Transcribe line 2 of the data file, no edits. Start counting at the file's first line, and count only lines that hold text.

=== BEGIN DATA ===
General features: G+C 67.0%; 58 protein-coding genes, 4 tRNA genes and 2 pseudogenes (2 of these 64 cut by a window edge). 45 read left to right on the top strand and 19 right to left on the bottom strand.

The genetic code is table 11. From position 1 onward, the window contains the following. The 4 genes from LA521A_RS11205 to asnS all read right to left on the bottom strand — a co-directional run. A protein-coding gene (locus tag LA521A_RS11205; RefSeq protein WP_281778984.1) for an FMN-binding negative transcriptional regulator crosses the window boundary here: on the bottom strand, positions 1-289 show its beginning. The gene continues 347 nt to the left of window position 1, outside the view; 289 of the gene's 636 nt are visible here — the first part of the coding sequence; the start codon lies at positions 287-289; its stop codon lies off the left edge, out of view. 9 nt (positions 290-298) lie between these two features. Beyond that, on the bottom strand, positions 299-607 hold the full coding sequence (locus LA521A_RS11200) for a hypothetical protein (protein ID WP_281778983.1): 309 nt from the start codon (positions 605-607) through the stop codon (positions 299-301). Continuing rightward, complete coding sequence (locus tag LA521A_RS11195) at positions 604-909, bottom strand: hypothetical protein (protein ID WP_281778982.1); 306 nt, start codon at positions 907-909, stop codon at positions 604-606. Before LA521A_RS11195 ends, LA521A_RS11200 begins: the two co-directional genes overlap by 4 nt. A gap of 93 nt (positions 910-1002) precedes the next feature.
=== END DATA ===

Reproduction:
The genetic code is table 11. From position 1 onward, the window contains the following. The 4 genes from LA521A_RS11205 to asnS all read right to left on the bottom strand — a co-directional run. A protein-coding gene (locus tag LA521A_RS11205; RefSeq protein WP_281778984.1) for an FMN-binding negative transcriptional regulator crosses the window boundary here: on the bottom strand, positions 1-289 show its beginning. The gene continues 347 nt to the left of window position 1, outside the view; 289 of the gene's 636 nt are visible here — the first part of the coding sequence; the start codon lies at positions 287-289; its stop codon lies off the left edge, out of view. 9 nt (positions 290-298) lie between these two features. Beyond that, on the bottom strand, positions 299-607 hold the full coding sequence (locus LA521A_RS11200) for a hypothetical protein (protein ID WP_281778983.1): 309 nt from the start codon (positions 605-607) through the stop codon (positions 299-301). Continuing rightward, complete coding sequence (locus tag LA521A_RS11195) at positions 604-909, bottom strand: hypothetical protein (protein ID WP_281778982.1); 306 nt, start codon at positions 907-909, stop codon at positions 604-606. Before LA521A_RS11195 ends, LA521A_RS11200 begins: the two co-directional genes overlap by 4 nt. A gap of 93 nt (positions 910-1002) precedes the next feature.